What is a hepatologist?

Why see a hepatologist (liver specialist)?

Written by: Professor Kevin Peter Moore
Published: | Updated: 14/08/2018
Edited by: Emily Lawrenson

The liver has an important role in our bodies – it is a vital organ which supports nearly every other organ in the body in some way. Liver function is essential for a healthy body, as it helps to regulate toxins and chemical levels in the blood, digest food, and process nutrients. The liver is estimated to perform over 500 vital functions in the body. If your doctor suspects you may be having a problem with your liver, or it is not functioning as it should be, they may refer you on to a specialist called a hepatologist. Here, Professor Kevin Moore explains what a liver specialist does, and the kinds of patient he is able to see.

What does a hepatologist do?

The word ‘hepatology’ comes from the Ancient Greek ‘hepar’ or ‘hepato’, meaning ‘liver’, and ‘ology’, referring to the study of a particular field or topic. Hepatology concerns the study of the liver, gallbladder, pancreas, and biliary ducts, and the management of related disorders.

Hepatology was traditionally considered to be a subspecialty of gastroenterology, which focuses on the entire digestive system and related disorders, including study of the colon, anus, intestine, stomach, and liver, among other organs and functions. However, hepatology is a rapidly expanding field, and is now becoming recognised as a specialty in its own right, thanks to further understanding of the field and medical advances in the treatment and study of the liver.

 

How does a hepatologist differ from a gastroenterologist?

Both hepatologists and gastroenterologists can diagnose and treat problems with the liver and biliary system, as they usually start from the same path. After obtaining a degree, trainees study for five years, often studying general internal medicine alongside their gastroenterology specialisation. However, in order to receive adequate certification in hepatology, a trainee in the UK must spend at least two years training in liver disease after enrolling in a gastroenterology programme.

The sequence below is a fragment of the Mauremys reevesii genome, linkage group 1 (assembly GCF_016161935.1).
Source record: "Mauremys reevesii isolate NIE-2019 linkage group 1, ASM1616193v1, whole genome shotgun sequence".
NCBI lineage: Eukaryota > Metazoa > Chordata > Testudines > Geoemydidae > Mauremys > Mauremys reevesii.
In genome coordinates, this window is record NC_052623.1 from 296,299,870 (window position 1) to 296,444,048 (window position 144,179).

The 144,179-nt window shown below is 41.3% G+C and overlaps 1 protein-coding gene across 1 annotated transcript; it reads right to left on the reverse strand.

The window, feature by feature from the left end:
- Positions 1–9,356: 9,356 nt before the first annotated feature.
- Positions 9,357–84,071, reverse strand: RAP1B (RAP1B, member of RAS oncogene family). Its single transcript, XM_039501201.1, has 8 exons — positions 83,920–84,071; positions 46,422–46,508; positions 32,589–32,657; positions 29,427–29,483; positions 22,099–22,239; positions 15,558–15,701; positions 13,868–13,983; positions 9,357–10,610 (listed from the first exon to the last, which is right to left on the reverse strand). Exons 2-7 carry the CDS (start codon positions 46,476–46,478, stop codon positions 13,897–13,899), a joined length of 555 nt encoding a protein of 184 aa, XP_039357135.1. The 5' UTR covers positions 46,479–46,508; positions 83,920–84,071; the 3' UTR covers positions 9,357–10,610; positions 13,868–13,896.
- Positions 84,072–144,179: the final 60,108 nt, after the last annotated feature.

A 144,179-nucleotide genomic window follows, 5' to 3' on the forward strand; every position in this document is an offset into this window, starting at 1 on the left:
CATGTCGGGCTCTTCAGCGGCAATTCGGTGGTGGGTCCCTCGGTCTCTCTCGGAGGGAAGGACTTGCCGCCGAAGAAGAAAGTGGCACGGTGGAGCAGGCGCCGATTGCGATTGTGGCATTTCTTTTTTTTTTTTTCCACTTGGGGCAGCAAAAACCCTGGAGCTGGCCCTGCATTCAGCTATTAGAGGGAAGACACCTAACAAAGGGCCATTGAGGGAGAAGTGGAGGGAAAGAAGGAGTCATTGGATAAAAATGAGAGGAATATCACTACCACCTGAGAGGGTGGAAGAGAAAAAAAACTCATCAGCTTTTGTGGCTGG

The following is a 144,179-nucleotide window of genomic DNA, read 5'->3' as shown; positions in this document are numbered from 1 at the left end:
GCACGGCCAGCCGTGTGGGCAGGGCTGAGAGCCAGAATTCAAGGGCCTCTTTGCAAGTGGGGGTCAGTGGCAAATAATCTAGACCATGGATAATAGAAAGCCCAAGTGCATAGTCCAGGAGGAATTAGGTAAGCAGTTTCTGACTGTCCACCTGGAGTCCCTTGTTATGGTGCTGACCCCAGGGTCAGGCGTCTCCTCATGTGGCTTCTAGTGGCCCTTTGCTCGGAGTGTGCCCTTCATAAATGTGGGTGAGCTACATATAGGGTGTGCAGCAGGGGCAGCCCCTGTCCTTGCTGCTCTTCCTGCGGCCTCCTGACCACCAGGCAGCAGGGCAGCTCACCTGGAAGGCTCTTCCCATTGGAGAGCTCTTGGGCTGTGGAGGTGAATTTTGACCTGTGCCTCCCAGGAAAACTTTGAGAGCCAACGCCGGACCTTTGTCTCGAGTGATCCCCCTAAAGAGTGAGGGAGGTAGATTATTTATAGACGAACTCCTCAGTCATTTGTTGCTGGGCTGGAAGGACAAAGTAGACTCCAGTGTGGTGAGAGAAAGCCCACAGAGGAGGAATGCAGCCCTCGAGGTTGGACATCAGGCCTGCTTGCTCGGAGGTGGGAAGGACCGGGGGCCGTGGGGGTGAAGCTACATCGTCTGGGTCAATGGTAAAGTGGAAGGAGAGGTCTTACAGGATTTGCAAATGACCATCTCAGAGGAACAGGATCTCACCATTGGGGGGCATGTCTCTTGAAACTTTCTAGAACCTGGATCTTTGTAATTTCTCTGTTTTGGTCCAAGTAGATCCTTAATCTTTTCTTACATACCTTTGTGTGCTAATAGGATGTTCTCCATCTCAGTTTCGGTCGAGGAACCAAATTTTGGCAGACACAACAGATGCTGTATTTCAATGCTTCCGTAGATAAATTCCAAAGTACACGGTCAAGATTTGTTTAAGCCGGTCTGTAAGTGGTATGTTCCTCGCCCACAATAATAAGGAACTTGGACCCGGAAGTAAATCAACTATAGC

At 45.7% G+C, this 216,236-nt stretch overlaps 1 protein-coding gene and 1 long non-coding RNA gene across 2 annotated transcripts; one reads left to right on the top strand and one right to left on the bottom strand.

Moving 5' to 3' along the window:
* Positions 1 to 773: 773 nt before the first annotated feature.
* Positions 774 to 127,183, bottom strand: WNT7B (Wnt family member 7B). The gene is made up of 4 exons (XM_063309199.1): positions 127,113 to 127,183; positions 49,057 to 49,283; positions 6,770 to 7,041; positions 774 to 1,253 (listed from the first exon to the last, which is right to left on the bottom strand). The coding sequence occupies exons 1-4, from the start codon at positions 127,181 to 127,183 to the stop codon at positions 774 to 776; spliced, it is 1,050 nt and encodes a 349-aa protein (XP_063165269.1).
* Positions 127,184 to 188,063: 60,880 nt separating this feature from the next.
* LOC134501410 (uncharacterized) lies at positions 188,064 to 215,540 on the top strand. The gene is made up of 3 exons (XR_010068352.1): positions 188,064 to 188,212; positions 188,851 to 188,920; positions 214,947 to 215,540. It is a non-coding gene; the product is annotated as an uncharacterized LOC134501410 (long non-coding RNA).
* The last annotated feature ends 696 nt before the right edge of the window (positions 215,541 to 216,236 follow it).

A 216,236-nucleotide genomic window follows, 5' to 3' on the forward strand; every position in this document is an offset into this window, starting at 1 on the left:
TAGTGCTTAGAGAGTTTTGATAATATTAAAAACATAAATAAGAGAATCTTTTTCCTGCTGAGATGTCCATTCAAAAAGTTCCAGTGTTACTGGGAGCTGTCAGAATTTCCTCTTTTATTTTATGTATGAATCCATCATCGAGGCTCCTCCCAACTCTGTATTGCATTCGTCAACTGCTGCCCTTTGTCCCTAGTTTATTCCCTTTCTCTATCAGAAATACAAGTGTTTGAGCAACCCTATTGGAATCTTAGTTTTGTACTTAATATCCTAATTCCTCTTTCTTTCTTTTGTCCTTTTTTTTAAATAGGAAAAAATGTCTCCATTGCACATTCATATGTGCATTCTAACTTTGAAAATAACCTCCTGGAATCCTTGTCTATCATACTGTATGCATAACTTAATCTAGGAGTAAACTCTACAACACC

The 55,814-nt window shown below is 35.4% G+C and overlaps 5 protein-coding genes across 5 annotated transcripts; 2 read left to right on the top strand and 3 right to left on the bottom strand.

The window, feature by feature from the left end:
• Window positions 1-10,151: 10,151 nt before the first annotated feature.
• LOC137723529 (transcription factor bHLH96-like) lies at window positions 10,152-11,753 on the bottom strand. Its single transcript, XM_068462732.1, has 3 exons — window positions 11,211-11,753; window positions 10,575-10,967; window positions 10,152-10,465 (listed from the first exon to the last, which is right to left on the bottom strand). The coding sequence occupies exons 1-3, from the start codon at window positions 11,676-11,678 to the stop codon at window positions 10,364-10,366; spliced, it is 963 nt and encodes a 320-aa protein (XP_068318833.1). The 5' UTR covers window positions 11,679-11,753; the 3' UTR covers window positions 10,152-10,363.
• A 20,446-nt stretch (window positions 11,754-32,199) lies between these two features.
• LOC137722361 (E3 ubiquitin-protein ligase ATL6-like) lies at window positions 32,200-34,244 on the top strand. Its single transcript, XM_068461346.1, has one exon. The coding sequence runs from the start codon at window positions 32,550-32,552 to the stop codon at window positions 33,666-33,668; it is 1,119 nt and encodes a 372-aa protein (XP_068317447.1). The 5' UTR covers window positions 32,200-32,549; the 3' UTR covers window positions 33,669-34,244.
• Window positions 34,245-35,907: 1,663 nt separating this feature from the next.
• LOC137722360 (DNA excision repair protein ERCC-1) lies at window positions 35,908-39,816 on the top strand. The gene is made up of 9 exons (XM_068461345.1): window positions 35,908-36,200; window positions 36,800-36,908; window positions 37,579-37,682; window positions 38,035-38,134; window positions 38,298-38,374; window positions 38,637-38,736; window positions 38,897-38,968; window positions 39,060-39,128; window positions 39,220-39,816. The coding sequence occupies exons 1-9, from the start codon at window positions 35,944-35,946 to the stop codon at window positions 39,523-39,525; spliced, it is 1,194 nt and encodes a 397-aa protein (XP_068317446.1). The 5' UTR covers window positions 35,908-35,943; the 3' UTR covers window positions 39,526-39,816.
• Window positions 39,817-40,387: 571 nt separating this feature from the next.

Hepatologists gain specialist experience in management of the liver and the biliary systems in these two years, focusing and devoting their time to this rather than an umbrella study of different organs. All gastroenterologists have the basic level of understanding, but a hepatologist has a higher, more detailed understanding of the liver and its functions. Even after choosing to specialise, they will spend many years researching and investigating further in their field. This means they are the ideal specialist to be referred to when dealing with liver problems.   

 

What do hepatologists treat?

Hepatologists diagnose and treat all manner of liver problems, including:

  • Cirrhosis caused by significant scarring on the liver
  • Alcohol damage to the liver and alcohol related cirrhosis
  • Hepatitis (acute or chronic)
  • Fatty liver disease
  • Drug problems affecting the liver
  • Liver cancer
  • Any cause of liver disease such as autoimmune liver disease, PBC, PSC etc